If your condo association has purchased an RCBAP, the amount of coverage your building has is likely the lesser of these two options: 100% of its replacement cost, or the total number of units in the condominium building times $250,000. Your RCBAP has to cover at least 80% of your complex’s replacement cost, unless it’s in a high-risk flood zone, in which case it will need 100%.

It’s important to remember that even if your condo is in a flood zone, your association doesn’t have to purchase an RCBAP. If your condo builder or association isn’t borrowing any money from anyone, the board may vote to not get flood insurance. After all, the cost of this policy is at least partially passed on to unit owners in HOA dues.

A master flood policy is expensive, and the board may not have the funds to get one, may not believe it’s worth it, or elect to not get one to save unit owners money. This could be the case for older or smaller condo complexes. If they’re not required to get one by a lender, acquiring an RCBAP is ultimately the board’s decision, and if most unit owners don’t want to pay extra for flood coverage, the board might vote not to get any.

Do You Need Flood Insurance for a Condo?

The only time you’re ever required to get flood insurance by your lender is if you live in a FEMA-designated flood zone. If you live in a low-risk zone, your building’s RCBAP may satisfy lender requirements, and you may not have to get an individual policy on your unit.

If you have a mortgage on your condo that’s in an SFHA (a VE or AE flood zone, for example), your lender will require you to get an individual flood insurance policy if your condo doesn’t have an RCBAP or the RCBAP doesn’t have enough protection.

Unfortunately, some mortgage lenders may not lend to you if your building is in a high-risk flood zone and doesn’t have a master policy. For example, the Fannie Mae website states:

“When a mortgage loan is secured by a unit in an attached condo or co-op project and any part of the building improvements are in an SFHA, the seller/servicer must verify that the HOA or co-op corporation maintains a master policy of flood insurance.”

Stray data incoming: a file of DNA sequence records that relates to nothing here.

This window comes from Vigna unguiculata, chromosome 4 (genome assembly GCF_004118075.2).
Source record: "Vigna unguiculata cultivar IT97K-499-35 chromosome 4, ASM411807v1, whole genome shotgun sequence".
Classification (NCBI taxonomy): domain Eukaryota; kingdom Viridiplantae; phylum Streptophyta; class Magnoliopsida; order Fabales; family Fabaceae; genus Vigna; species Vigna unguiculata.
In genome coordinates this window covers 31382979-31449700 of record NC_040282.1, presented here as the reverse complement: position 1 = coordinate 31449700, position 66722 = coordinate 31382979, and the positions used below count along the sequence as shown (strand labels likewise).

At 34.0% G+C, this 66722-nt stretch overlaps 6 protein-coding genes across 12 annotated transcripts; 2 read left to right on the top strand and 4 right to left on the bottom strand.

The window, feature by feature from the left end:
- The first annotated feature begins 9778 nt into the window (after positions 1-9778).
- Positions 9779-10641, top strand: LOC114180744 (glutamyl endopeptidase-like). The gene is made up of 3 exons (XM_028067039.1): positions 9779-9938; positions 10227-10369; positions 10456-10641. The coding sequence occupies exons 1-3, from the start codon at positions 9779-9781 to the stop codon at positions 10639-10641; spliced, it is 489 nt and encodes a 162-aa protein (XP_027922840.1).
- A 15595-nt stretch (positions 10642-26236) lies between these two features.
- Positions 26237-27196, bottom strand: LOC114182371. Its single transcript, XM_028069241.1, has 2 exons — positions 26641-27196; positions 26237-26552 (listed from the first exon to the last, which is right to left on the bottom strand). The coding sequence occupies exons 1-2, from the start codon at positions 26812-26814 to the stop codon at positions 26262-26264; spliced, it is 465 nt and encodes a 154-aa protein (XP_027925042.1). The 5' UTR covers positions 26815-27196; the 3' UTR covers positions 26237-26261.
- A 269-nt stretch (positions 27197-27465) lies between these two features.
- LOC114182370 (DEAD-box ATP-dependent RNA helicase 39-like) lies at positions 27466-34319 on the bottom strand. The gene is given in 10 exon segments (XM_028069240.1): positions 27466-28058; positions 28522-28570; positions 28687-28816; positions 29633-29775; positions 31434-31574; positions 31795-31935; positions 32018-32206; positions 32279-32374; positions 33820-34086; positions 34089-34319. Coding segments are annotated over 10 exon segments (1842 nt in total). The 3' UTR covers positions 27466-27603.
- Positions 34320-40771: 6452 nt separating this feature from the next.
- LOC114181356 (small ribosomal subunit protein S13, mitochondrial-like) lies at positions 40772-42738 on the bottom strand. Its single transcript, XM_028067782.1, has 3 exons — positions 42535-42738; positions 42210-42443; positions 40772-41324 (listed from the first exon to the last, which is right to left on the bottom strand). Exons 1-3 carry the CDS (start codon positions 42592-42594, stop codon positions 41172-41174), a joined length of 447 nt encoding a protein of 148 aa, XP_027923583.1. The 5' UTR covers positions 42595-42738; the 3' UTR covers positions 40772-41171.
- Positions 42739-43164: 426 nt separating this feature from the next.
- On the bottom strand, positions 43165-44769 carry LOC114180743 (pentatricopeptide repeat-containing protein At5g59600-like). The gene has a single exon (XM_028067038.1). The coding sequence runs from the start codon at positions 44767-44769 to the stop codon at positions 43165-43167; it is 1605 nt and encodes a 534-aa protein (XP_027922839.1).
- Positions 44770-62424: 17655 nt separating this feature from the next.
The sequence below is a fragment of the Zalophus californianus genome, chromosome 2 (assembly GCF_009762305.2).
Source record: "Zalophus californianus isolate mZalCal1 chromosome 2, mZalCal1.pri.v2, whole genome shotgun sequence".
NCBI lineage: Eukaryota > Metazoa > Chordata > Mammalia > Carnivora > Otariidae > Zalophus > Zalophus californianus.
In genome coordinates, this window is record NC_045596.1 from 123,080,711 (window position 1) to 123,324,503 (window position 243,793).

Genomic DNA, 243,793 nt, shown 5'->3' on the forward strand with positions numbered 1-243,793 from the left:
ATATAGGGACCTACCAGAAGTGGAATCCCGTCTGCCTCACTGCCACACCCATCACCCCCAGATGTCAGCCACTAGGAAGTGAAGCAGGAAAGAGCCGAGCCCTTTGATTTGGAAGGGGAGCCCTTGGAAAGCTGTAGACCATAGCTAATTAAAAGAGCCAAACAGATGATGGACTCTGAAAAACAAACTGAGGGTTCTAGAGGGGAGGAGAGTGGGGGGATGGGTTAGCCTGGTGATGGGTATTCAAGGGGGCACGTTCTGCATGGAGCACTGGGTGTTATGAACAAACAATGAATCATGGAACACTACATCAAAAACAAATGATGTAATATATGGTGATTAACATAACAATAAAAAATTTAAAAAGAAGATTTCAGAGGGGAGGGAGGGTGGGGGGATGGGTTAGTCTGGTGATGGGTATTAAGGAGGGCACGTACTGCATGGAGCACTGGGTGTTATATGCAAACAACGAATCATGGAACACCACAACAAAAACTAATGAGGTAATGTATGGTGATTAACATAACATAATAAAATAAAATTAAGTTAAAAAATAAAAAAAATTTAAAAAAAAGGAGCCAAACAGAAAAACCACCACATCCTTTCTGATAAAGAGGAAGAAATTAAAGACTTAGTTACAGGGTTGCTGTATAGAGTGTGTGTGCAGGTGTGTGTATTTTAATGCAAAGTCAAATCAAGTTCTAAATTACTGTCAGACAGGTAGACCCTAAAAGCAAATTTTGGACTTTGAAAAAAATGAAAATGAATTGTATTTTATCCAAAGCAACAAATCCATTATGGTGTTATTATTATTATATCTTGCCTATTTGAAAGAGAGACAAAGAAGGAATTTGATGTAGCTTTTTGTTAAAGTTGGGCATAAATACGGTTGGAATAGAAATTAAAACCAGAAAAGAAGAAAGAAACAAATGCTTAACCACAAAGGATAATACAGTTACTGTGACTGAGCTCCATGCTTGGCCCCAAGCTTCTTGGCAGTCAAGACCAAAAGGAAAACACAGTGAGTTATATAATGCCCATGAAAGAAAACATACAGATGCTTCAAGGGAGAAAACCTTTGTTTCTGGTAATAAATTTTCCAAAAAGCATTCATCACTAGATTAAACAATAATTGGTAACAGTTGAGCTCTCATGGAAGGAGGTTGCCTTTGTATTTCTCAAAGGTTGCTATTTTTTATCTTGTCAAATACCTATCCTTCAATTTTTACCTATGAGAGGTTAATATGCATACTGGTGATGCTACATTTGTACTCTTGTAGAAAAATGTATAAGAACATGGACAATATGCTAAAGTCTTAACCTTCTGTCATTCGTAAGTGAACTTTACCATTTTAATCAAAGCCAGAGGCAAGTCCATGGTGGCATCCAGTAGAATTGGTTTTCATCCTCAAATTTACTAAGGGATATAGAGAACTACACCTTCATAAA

This can put unit owners who want to move in but need a mortgage, or have lived in a building without a master policy and want to refinance, in a tough spot.

Flood Insurance for Condo Owners

The individual flood policy a condo owner would get from FEMA for his or her unit is called a Standard Flood Insurance Policy – Dwelling Form. This plan insures an individual unit and its contents. The cost of this policy varies due to several factors, like the age and size of your building, location of the complex, what floor your unit is on, whether there’s an RCBAP in place or not, and more. 

It’s likely that the higher the floor your condo is on, the less you’ll have to pay for a flood plan. This is because you’re much less likely to incur flood damage in your unit if you’re on the 5th or 10th floor as opposed to being on the first floor.

To know exactly how much a flood policy would cost you, and to find the best rate, Clovered’s quoting platform can help you out. All you need is some basic information about you and your condo, and a licensed agent will get back to you with what you need to know, and will happily answer any questions you might have.

Stay Above Water With Flood Insurance

Do you want to pay for costly and common flood damage yourself or have an insurance policy pick up the tab?

Flood
Stay Above Water With Flood Insurance

Do you want to pay for costly and common flood damage yourself or have an insurance policy pick up the tab?

The editorial content on Clovered’s website is meant to be informational material and should not be considered legal advice.